Health officials have become increasingly concerned about rapidly rising rates of painkiller addiction in the U.S. In 2010, a study funded by the National Institute of Drug Abuse found that 2.1 percent of 8th graders, 4.6 percent of 10th graders, and 5.1 percent of 12th graders had abused OxyContin for nonmedical purposes. The U.S. Centers for Disease Control and Prevention reported in 2011 that 40 people die per day from overdoses of painkiller medications like OxyContin.
Giving such a highly addictive and abused drug to children is controversial to be sure, and doctors say it will mean that prescribers must be particularly vigilant in watching how the drug affects young patients and to guard against pills being diverted to others to fuel addiction.
Krane, who is participating in Purdue's OxyContin trial and was a paid consultant for the company until last year, said the potential for children to become addicted to the drug is no greater or less than it is with other opioids that doctors give to children, such as morphine.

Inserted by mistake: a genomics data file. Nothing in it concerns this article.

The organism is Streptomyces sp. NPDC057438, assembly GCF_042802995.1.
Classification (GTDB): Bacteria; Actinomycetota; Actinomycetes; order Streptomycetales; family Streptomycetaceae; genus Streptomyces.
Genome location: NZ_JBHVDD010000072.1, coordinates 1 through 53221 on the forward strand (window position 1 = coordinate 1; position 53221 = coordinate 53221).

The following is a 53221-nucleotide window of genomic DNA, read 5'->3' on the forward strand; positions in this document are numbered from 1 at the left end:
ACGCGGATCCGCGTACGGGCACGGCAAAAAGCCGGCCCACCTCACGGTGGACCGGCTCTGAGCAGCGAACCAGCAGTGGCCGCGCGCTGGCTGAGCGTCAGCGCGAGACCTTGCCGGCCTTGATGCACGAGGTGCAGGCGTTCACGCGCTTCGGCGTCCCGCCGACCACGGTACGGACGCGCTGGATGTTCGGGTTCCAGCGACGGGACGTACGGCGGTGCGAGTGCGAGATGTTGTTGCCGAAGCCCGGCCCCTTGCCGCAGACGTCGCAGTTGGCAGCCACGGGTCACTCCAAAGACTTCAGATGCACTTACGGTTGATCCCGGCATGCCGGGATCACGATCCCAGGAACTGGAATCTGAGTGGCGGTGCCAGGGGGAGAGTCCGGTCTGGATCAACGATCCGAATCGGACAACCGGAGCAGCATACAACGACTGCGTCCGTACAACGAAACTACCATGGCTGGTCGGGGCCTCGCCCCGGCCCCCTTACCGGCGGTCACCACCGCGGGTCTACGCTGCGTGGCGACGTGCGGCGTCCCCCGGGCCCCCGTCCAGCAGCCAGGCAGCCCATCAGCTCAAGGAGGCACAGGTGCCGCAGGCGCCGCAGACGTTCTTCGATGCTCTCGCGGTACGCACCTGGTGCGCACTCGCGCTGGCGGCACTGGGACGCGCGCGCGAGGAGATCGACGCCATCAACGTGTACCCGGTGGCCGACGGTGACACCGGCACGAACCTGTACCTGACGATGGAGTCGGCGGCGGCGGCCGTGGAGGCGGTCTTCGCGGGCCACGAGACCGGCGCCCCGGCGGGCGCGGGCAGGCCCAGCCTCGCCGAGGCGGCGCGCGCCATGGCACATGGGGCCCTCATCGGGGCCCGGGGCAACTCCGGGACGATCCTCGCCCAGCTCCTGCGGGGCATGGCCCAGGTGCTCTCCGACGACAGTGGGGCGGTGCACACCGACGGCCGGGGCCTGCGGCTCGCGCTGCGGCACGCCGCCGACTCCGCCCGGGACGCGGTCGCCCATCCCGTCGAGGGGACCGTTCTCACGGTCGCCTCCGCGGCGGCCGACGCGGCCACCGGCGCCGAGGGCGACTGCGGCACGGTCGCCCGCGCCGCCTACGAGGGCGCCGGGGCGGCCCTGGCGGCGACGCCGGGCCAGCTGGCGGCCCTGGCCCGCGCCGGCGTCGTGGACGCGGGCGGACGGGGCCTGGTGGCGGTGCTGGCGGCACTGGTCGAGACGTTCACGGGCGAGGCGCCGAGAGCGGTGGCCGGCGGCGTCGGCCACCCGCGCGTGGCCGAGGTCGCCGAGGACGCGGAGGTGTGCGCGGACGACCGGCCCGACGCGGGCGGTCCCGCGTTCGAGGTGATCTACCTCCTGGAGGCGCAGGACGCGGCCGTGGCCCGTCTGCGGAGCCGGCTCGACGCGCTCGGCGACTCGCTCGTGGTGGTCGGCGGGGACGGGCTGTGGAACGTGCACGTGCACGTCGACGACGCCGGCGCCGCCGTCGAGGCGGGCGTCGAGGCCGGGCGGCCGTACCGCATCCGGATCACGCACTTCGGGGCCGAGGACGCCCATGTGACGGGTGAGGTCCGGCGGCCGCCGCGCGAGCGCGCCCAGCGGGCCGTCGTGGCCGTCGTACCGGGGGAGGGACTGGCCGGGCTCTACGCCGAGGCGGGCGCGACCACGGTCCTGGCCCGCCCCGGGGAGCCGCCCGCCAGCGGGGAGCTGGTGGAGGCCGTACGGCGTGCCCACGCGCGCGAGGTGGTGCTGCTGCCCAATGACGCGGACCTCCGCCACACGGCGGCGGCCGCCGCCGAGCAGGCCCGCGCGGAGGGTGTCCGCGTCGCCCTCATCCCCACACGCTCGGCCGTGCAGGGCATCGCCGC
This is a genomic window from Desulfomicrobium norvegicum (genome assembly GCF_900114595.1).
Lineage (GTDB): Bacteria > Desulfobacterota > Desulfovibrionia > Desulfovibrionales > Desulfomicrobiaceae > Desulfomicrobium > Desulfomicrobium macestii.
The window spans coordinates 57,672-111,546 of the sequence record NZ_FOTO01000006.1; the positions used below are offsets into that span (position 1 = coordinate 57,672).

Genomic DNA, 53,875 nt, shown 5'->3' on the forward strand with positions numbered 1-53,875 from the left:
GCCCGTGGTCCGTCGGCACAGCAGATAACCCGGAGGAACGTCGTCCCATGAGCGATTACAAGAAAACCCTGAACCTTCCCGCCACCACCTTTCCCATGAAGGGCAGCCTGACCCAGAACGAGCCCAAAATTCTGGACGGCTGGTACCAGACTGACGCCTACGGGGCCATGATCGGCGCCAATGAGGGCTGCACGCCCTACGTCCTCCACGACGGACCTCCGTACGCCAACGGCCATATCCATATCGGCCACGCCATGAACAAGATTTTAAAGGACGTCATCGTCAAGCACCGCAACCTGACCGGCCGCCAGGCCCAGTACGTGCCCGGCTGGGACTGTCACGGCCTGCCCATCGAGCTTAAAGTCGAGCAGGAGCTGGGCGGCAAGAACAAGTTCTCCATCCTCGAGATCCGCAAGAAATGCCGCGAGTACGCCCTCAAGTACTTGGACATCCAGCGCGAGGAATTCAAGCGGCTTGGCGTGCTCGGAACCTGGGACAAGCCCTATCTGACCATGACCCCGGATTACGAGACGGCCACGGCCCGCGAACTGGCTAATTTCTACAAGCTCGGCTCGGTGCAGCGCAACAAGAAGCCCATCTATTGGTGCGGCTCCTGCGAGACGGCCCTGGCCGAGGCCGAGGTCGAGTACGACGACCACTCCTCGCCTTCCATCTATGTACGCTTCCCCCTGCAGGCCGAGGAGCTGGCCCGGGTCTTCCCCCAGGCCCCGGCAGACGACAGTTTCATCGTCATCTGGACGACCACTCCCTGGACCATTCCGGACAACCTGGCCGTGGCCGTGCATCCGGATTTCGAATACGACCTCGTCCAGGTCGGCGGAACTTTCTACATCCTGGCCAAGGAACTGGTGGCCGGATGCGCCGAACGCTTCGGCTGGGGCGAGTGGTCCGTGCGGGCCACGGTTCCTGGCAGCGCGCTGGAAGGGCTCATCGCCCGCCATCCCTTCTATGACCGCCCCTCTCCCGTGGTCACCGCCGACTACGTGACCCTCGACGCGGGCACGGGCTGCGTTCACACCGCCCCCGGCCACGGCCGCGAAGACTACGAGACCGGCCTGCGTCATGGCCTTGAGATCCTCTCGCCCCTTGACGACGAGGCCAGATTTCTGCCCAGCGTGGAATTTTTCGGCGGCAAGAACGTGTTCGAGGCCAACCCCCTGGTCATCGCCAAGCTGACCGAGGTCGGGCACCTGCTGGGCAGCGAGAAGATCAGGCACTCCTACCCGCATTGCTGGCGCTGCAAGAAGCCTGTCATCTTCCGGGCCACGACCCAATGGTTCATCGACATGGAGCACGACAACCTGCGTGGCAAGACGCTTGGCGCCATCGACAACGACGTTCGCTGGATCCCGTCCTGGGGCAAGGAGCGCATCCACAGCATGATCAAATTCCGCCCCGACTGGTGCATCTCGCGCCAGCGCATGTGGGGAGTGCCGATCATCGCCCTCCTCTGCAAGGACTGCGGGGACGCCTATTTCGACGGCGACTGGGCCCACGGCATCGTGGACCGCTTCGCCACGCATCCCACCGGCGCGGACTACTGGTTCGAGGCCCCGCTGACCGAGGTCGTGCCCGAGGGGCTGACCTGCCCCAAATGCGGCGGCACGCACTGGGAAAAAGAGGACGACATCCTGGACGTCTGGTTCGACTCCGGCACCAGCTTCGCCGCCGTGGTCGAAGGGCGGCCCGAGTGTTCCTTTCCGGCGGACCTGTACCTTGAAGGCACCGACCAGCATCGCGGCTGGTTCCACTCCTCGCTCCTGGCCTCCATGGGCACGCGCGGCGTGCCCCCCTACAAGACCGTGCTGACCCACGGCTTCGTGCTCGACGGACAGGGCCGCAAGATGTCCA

"Mere exposure will not turn them into an addict," Krane said.
Dr. Daniel Frattarelli, chair of the American Academy of Pediatrics' Committee on Drugs, said doctors face the challenge of balancing concerns about addiction with the need to treat pain in children. But he said if OxyContin is going to be used in children, it must be studied in children.
"Pain is a real thing, and it needs to be treated," Frattarelli said. "I would be much more comfortable prescribing it [OxyContin] if I knew that well-done studies had been conducted and also that there was a way of minimizing addiction."